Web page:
You have an idea of how your board is going to function – but next is actually hiring the board members.
The independent advisor we referred to in part two comes into play – you will need an experienced peer to bounce ideas around with, and to make sure that any blue-sky flights are firmly grounded in reality. The earlier you can find the ideal candidate for this role, the sooner you can find a glue that can stitch together the many ideas and personalities that constitute a successful board. With this role firmly in place, we can look at what sorts of qualities you’re going to look for across the rest of the board.
Traditionally the number one of the company, and in start-up stage this is nearly always the founder. Whilst in most cases the board technically hires the CEO, it’s important to remember that the board works on behalf of the CEO, helping with direction and vision. As the company grows, you as the founder may decide to move on or take a different role, which means the company will hire someone else. Whether choosing between two or more co-founders or hiring later, the essential mark of a great CEO is someone who can deliver on the business plan with growth and results – and a CEO delivering on these is only going to keep investor confidence up.
Chief Revenue Officer
A recurring problem in early-stage tech start-ups is too much focus on the technology and not enough on how to make it profitable. Unfortunately, a great idea alone does not a successful business make. The mechanisms of how you’re going to drive revenue – and growth, further investment, and innovation – needs a champion to ensure they are at the foundations of a company’s future by driving sales and looking at maximising revenue streams. And a CRO – ideally hired sooner rather than later – will aid you in this respect.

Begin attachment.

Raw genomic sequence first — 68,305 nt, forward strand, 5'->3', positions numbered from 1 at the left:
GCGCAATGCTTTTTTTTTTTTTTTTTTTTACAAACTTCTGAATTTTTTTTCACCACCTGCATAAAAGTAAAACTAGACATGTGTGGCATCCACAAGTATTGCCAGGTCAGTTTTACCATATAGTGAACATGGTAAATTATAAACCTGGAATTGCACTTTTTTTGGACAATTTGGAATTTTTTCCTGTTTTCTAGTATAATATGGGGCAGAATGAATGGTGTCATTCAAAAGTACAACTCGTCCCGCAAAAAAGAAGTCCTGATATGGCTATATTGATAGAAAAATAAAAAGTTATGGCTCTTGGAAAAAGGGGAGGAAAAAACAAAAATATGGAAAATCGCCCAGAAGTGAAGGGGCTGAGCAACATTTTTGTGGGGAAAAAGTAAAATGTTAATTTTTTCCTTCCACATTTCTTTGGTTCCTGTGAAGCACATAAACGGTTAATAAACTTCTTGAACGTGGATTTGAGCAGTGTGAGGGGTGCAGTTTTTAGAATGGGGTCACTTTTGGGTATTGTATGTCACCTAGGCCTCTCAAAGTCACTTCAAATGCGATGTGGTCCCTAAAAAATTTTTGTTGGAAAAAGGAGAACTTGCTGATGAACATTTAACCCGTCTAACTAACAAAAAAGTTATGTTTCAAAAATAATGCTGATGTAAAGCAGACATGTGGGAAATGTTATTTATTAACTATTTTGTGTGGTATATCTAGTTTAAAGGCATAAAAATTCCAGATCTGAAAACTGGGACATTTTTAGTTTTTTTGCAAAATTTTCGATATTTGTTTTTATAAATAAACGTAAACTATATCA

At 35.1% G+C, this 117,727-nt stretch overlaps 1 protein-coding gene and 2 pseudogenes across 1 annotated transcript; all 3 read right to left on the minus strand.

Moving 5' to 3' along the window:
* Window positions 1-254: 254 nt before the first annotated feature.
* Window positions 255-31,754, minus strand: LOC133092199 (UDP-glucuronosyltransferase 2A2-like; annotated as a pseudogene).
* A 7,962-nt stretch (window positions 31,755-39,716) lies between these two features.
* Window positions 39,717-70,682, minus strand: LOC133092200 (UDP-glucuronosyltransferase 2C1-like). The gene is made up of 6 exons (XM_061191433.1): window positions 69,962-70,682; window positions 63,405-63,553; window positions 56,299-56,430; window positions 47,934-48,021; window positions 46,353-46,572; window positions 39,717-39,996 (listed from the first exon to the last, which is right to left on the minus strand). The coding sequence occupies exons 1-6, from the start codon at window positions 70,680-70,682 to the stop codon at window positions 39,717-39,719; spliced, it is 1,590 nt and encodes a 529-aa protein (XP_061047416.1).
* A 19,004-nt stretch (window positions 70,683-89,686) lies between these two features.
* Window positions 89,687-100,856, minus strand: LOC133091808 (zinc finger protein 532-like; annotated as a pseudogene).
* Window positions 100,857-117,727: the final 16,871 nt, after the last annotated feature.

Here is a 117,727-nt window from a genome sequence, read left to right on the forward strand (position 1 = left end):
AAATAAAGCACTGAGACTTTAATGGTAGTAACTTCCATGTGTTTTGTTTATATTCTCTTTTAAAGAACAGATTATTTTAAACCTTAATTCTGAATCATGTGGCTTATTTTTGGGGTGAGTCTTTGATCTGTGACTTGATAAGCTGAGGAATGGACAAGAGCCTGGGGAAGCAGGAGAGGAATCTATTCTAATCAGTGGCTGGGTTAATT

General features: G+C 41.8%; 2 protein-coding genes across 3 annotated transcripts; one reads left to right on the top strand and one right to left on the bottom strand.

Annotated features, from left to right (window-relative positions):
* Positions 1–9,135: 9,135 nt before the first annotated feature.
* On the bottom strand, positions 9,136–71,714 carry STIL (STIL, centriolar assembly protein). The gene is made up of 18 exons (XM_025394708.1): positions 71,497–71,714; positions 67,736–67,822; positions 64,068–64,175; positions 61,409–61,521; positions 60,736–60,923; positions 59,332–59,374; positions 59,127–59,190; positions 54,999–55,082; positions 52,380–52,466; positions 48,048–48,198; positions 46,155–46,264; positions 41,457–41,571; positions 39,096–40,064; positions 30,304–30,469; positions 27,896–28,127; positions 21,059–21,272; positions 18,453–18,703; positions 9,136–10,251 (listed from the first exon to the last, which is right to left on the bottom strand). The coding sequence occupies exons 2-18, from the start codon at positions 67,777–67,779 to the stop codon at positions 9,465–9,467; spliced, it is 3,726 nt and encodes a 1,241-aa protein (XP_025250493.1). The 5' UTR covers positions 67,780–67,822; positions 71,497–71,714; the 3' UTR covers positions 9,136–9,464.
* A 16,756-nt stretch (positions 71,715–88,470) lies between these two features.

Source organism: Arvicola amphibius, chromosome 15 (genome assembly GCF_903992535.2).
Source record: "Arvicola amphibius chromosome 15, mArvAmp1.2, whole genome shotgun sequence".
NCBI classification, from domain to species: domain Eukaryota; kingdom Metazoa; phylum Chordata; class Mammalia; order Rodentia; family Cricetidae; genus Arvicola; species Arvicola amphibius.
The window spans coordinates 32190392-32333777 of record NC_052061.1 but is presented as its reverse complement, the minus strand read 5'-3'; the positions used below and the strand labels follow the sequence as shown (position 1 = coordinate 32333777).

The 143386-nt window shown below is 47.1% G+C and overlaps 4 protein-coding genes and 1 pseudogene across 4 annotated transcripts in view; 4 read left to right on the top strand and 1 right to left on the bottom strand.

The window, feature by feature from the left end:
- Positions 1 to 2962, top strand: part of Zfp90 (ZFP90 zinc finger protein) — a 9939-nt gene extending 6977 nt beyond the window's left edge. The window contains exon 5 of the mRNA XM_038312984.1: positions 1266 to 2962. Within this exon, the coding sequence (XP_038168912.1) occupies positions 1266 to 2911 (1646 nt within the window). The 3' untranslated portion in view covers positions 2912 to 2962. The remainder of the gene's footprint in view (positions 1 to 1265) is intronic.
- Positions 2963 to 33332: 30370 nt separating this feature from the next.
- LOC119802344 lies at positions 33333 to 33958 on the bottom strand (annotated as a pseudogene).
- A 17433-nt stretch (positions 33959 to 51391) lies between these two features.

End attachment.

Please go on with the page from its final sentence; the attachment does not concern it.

As a company grows so does the remit of hiring, with a greater variety of positions and a greater number of people involved. Whilst this isn’t an essential position to have from day one when your start-up is small and intimate enough that new positions will be reasonably easy to manage, it is something that becomes ever-more critical as you grow. Hence, the ideal candidate will have experience of taking small companies and maturing them into large companies.
The FD can give your investors confidence, especially if the FD has been through funding rounds before and knows what to expect. By managing the investments and finances of your start-up, they can help long-term with sustainable growth that ensures you are standing on solid ground. Again, an FD does not need to arrive from day one – they can be outsourced to begin with before a full-time hire is made. Crucially, you might need to change your FD as time goes by – an FD specialising in start-ups may not be so efficient once you’re established, and vice-versa.
That then, is the basic makeup of your board to begin with. Next time around, we’re going to get down to brass tacks – how to run a great board meeting.